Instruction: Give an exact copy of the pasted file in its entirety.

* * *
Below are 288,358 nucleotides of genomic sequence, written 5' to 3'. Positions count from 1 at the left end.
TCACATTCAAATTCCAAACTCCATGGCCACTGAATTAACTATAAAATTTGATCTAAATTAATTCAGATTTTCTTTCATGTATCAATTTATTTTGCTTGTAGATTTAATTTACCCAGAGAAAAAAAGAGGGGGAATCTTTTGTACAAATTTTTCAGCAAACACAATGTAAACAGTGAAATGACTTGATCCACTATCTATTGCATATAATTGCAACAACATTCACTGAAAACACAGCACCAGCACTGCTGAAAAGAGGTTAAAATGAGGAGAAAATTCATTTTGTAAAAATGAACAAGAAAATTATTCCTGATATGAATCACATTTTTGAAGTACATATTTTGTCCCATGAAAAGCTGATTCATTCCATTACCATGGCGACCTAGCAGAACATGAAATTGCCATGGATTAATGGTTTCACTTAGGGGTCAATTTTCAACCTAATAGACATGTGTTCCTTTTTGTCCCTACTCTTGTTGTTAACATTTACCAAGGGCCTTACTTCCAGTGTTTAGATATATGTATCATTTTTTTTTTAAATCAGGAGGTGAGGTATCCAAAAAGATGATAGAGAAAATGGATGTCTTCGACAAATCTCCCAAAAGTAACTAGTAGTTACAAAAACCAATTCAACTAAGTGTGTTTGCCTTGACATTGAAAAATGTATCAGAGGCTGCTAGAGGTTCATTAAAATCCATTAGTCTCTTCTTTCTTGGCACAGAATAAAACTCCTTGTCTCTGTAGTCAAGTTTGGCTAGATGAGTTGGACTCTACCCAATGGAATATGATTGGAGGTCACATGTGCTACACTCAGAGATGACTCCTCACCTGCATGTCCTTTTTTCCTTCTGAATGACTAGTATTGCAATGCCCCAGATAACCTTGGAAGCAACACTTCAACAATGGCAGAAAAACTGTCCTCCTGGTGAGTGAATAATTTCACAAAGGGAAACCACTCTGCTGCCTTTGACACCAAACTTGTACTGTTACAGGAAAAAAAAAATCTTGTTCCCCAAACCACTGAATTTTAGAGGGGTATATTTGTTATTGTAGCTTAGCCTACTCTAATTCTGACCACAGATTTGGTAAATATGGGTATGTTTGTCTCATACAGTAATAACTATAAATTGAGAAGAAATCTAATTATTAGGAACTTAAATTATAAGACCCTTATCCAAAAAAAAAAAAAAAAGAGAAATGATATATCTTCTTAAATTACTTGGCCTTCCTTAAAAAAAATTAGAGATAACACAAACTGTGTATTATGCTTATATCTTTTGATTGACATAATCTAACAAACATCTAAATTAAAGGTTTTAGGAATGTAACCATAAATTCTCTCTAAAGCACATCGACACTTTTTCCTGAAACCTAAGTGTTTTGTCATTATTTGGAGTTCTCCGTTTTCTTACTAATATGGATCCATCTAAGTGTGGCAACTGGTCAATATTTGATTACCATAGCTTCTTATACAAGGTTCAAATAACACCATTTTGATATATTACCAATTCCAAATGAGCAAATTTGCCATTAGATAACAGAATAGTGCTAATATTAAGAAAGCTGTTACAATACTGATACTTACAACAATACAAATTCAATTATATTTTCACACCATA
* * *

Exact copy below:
Below are 288,358 nucleotides of genomic sequence, written 5' to 3'. Positions count from 1 at the left end.
TCACATTCAAATTCCAAACTCCATGGCCACTGAATTAACTATAAAATTTGATCTAAATTAATTCAGATTTTCTTTCATGTATCAATTTATTTTGCTTGTAGATTTAATTTACCCAGAGAAAAAAAGAGGGGGAATCTTTTGTACAAATTTTTCAGCAAACACAATGTAAACAGTGAAATGACTTGATCCACTATCTATTGCATATAATTGCAACAACATTCACTGAAAACACAGCACCAGCACTGCTGAAAAGAGGTTAAAATGAGGAGAAAATTCATTTTGTAAAAATGAACAAGAAAATTATTCCTGATATGAATCACATTTTTGAAGTACATATTTTGTCCCATGAAAAGCTGATTCATTCCATTACCATGGCGACCTAGCAGAACATGAAATTGCCATGGATTAATGGTTTCACTTAGGGGTCAATTTTCAACCTAATAGACATGTGTTCCTTTTTGTCCCTACTCTTGTTGTTAACATTTACCAAGGGCCTTACTTCCAGTGTTTAGATATATGTATCATTTTTTTTTTAAATCAGGAGGTGAGGTATCCAAAAAGATGATAGAGAAAATGGATGTCTTCGACAAATCTCCCAAAAGTAACTAGTAGTTACAAAAACCAATTCAACTAAGTGTGTTTGCCTTGACATTGAAAAATGTATCAGAGGCTGCTAGAGGTTCATTAAAATCCATTAGTCTCTTCTTTCTTGGCACAGAATAAAACTCCTTGTCTCTGTAGTCAAGTTTGGCTAGATGAGTTGGACTCTACCCAATGGAATATGATTGGAGGTCACATGTGCTACACTCAGAGATGACTCCTCACCTGCATGTCCTTTTTTCCTTCTGAATGACTAGTATTGCAATGCCCCAGATAACCTTGGAAGCAACACTTCAACAATGGCAGAAAAACTGTCCTCCTGGTGAGTGAATAATTTCACAAAGGGAAACCACTCTGCTGCCTTTGACACCAAACTTGTACTGTTACAGGAAAAAAAAAATCTTGTTCCCCAAACCACTGAATTTTAGAGGGGTATATTTGTTATTGTAGCTTAGCCTACTCTAATTCTGACCACAGATTTGGTAAATATGGGTATGTTTGTCTCATACAGTAATAACTATAAATTGAGAAGAAATCTAATTATTAGGAACTTAAATTATAAGACCCTTATCCAAAAAAAAAAAAAAAAGAGAAATGATATATCTTCTTAAATTACTTGGCCTTCCTTAAAAAAAATTAGAGATAACACAAACTGTGTATTATGCTTATATCTTTTGATTGACATAATCTAACAAACATCTAAATTAAAGGTTTTAGGAATGTAACCATAAATTCTCTCTAAAGCACATCGACACTTTTTCCTGAAACCTAAGTGTTTTGTCATTATTTGGAGTTCTCCGTTTTCTTACTAATATGGATCCATCTAAGTGTGGCAACTGGTCAATATTTGATTACCATAGCTTCTTATACAAGGTTCAAATAACACCATTTTGATATATTACCAATTCCAAATGAGCAAATTTGCCATTAGATAACAGAATAGTGCTAATATTAAGAAAGCTGTTACAATACTGATACTTACAACAATACAAATTCAATTATATTTTCACACCATA